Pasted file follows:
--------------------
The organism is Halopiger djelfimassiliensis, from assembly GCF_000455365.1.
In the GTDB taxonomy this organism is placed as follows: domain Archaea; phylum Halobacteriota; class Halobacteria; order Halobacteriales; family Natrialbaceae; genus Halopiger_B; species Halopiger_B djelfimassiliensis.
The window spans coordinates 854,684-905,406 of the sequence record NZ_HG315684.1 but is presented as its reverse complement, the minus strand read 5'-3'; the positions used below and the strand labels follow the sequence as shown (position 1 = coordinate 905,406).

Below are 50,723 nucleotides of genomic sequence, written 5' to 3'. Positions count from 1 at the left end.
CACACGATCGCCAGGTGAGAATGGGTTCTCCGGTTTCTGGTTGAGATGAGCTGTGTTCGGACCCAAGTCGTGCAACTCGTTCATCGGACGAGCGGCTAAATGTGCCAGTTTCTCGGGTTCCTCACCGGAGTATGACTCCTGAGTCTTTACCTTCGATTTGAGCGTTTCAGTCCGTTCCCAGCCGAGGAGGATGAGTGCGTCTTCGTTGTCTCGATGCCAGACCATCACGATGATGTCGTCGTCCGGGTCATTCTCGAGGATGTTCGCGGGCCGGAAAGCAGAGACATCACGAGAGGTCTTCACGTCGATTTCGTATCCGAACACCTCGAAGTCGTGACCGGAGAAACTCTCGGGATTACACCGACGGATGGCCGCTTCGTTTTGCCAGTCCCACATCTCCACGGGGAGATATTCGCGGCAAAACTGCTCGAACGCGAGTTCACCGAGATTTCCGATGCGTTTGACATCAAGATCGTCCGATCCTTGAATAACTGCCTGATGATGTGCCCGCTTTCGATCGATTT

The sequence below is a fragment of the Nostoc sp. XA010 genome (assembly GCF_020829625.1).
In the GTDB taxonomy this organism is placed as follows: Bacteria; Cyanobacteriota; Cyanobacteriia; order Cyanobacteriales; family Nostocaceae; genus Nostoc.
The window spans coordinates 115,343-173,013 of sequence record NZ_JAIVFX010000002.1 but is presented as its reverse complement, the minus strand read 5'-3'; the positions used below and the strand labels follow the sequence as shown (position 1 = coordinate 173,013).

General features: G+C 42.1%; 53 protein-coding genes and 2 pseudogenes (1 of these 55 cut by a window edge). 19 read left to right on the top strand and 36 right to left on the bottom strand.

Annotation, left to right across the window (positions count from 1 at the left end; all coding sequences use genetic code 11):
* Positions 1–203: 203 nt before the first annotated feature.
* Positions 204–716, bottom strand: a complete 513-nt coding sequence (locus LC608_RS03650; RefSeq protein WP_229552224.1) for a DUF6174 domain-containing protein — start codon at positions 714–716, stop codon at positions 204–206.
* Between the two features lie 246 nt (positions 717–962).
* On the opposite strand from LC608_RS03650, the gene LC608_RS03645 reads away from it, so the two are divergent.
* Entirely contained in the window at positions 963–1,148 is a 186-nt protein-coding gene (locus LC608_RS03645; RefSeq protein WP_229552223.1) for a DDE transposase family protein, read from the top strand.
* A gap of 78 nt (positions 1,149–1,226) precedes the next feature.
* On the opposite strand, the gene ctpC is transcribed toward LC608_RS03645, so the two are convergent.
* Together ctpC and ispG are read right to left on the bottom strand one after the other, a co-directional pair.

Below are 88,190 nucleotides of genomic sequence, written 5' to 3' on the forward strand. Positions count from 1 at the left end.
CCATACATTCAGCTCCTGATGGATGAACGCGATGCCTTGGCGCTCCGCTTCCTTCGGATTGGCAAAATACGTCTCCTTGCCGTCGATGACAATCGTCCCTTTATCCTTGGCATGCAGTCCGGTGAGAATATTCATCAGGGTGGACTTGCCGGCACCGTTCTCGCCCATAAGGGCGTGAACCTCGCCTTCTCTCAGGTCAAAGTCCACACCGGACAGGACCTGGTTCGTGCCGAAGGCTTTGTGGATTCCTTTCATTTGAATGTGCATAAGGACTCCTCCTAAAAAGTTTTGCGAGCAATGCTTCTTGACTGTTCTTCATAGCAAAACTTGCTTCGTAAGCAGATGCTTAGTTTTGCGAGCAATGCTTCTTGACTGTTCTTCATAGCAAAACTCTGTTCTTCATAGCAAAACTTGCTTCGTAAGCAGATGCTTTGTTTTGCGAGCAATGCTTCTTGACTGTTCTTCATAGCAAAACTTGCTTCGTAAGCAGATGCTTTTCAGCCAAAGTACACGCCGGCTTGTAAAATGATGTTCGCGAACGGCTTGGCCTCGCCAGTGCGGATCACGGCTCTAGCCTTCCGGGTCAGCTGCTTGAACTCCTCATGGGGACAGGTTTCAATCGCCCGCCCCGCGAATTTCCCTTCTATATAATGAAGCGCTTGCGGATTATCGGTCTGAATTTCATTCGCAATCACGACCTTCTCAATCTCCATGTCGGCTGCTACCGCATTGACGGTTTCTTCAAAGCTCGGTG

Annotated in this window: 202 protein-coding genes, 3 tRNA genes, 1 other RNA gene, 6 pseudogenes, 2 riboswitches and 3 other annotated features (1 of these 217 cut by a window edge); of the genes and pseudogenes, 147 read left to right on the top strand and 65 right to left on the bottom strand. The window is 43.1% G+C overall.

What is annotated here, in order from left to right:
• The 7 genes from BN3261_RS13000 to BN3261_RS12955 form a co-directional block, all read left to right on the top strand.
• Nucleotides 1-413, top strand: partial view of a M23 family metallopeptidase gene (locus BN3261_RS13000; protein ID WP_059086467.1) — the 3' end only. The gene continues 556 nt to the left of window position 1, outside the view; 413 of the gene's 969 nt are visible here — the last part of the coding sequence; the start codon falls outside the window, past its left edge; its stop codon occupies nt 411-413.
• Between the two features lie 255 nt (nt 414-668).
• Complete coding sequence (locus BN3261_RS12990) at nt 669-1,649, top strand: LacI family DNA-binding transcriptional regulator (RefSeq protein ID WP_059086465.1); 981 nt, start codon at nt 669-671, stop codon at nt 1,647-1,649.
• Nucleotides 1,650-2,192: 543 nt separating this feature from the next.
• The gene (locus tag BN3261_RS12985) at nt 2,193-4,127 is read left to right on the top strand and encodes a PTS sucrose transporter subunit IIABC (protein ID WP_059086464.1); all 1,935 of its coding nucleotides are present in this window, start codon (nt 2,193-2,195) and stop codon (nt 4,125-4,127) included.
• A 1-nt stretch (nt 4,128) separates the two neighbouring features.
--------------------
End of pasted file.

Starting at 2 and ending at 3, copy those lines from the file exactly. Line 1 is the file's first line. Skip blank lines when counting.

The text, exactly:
In the GTDB taxonomy this organism is placed as follows: domain Archaea; phylum Halobacteriota; class Halobacteria; order Halobacteriales; family Natrialbaceae; genus Halopiger_B; species Halopiger_B djelfimassiliensis.
The window spans coordinates 854,684-905,406 of the sequence record NZ_HG315684.1 but is presented as its reverse complement, the minus strand read 5'-3'; the positions used below and the strand labels follow the sequence as shown (position 1 = coordinate 905,406).